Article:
Forum Replies Created
gluten free is so yesterday.
Helpful. Looks like this guy equates “Neapolitan” with any pizza of a certain style (San Marziano tomato and fresh buffalo cheese) cooked in a wood-fired oven. Not wrong btw, I think what constitutes “Neapolitan” is up for debate. My experience is that yeah, the pizza is best right out of the oven. But shit, 98% of all food, pizza or otherwise, is best right out of the kitchen and takes a big hit by the time you have it delivered or get it wherever you are going. I believe, fwiw, that even pizza made with superfine, high gluten flour, can be revived quite a bit by sticking it in a hot oven, right on an open rack, for three minutes or so. So back to Paulie Gees; the bottom line is that it seems pretentious as hell to not offer takeout on the basis that Pualee Gee knows best (vs. the customer) and this seems to be reinforced by allowing no substitutions of ingredients. At the end of the day, I will give it a try in another week or two. After a long hiatus on my part due to some hit and miss pies, I have suddenly found that Yellow Brick seems to be making one hell of a pie. Chicken Parm and Green Man are my go-to’s. They are great right out of the bag (I live fifteen minutes away) and heat up nicely too.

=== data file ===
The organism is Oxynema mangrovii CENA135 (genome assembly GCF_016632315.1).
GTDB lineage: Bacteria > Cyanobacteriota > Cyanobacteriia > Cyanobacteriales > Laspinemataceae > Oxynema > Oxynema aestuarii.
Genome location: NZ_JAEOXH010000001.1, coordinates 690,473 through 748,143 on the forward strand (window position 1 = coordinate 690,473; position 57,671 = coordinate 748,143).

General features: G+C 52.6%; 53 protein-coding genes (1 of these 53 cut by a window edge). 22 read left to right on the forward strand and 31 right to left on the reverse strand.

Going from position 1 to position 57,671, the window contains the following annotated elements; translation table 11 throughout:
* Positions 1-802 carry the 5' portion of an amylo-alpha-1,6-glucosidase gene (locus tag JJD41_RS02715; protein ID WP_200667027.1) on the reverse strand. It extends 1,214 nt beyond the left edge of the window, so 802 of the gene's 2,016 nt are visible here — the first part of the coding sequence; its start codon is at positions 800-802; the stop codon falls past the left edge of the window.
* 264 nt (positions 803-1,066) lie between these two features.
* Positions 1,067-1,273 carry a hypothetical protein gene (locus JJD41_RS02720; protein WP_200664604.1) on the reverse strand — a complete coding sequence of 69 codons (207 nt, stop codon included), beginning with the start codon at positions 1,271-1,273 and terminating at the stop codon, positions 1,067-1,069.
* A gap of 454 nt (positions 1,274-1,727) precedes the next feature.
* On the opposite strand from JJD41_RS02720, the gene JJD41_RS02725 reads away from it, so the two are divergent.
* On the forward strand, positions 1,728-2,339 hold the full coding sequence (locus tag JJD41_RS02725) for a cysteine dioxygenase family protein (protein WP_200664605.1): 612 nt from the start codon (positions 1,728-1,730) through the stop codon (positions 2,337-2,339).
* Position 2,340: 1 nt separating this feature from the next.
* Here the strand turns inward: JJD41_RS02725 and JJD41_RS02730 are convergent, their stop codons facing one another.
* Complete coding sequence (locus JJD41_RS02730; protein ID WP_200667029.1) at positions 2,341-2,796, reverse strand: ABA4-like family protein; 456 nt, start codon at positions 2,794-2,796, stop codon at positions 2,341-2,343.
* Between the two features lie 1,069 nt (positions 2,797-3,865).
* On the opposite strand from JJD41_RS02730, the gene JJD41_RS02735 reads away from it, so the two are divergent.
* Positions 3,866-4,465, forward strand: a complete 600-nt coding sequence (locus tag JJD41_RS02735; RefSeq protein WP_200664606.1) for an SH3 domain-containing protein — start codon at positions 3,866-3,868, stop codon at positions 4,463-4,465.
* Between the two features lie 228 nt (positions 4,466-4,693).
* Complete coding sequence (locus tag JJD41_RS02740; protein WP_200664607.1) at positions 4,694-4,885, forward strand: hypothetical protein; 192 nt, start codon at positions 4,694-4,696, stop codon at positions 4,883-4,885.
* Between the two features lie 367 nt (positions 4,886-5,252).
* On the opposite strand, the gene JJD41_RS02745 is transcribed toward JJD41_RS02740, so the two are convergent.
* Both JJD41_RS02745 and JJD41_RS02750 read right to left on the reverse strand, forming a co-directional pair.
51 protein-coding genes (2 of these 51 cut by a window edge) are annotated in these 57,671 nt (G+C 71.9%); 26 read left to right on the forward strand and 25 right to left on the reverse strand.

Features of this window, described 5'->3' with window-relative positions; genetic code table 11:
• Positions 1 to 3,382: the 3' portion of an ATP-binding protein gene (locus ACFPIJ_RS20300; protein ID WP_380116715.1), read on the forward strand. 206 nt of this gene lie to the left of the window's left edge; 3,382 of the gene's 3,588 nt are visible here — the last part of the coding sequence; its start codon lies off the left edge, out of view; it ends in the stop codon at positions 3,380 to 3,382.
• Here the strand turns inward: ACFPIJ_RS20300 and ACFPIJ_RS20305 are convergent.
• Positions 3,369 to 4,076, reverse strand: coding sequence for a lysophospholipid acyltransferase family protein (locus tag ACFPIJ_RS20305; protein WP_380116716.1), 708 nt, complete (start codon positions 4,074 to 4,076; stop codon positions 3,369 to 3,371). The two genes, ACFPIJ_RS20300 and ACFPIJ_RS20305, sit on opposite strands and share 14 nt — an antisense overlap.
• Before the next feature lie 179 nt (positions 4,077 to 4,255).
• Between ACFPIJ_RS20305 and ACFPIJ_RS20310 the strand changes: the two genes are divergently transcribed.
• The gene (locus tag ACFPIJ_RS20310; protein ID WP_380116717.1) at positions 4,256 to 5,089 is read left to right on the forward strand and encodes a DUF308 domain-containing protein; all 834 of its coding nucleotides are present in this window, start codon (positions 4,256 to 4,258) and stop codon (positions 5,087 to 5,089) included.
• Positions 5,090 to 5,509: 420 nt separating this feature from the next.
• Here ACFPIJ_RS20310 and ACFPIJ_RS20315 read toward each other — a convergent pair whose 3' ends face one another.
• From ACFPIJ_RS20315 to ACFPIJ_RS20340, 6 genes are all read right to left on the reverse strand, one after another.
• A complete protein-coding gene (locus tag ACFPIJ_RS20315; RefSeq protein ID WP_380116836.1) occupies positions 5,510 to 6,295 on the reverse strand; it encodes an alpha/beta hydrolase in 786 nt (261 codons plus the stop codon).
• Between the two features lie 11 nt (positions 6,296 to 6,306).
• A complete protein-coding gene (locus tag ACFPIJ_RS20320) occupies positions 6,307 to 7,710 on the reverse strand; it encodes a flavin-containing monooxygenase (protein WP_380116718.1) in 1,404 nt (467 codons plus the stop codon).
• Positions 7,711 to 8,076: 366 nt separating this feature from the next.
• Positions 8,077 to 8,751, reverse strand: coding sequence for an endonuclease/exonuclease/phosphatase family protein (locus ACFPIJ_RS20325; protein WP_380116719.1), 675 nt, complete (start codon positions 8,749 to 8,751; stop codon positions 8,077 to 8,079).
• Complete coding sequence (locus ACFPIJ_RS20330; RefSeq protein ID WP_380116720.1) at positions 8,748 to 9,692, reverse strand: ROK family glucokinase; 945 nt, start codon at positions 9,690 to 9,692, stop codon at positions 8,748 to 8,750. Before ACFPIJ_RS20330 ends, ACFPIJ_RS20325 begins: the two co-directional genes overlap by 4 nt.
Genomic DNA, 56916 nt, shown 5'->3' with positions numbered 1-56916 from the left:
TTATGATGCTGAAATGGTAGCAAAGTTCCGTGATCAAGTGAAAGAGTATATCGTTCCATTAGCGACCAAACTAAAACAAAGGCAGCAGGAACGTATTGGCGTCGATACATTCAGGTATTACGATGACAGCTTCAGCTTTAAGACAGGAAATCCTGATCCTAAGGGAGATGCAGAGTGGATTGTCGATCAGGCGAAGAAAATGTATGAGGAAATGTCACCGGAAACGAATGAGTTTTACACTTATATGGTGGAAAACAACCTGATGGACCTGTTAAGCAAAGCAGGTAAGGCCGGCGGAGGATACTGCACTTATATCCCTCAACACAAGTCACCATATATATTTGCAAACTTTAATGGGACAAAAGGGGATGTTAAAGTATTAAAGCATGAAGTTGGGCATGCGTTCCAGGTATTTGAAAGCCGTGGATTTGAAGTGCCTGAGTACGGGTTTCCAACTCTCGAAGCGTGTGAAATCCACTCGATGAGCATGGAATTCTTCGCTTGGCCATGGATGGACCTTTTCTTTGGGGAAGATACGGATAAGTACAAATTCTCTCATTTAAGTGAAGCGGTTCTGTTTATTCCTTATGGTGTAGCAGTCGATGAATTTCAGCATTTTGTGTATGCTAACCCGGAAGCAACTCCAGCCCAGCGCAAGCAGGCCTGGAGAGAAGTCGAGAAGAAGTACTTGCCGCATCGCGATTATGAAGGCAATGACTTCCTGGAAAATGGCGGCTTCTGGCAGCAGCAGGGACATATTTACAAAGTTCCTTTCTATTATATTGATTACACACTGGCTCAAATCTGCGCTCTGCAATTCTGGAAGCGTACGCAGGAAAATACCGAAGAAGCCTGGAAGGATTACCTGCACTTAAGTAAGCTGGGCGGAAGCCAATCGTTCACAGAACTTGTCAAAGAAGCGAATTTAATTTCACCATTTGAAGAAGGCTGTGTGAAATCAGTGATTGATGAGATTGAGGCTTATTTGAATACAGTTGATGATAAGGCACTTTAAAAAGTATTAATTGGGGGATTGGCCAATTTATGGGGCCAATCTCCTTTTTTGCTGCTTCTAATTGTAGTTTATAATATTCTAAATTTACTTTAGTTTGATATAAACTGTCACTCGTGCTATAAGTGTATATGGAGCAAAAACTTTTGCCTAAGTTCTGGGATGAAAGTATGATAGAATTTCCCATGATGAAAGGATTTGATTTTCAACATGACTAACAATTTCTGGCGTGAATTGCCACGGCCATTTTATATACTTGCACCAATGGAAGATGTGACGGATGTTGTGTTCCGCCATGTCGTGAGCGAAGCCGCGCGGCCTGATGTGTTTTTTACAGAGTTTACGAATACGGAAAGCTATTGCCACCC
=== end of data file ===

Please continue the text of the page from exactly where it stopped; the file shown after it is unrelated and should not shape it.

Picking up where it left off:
Yeah, but there’s a big difference between traditional NYC pizza as a carryout item and Neapolitan as carryout. Neapolitan does not travel well. It really needs to be eaten right out of the oven. The difference between Harvest carryout and Harvest at the restaurant is fairly stark, imo.
I like to think I know a good deal about NY pizza but I confess I had to look up the distinction between “NYC style pizza” and “Neapolitan”. Here is what I found; http://www.thedailymeal.com/patsy-grimaldi-difference-between-new-york-and-neapolitan-style-pizza Kind of ironic for me, because when I mentioned that I’ve been to the icons, I was thinking mostly of De Fara’s and Grimaldi’s.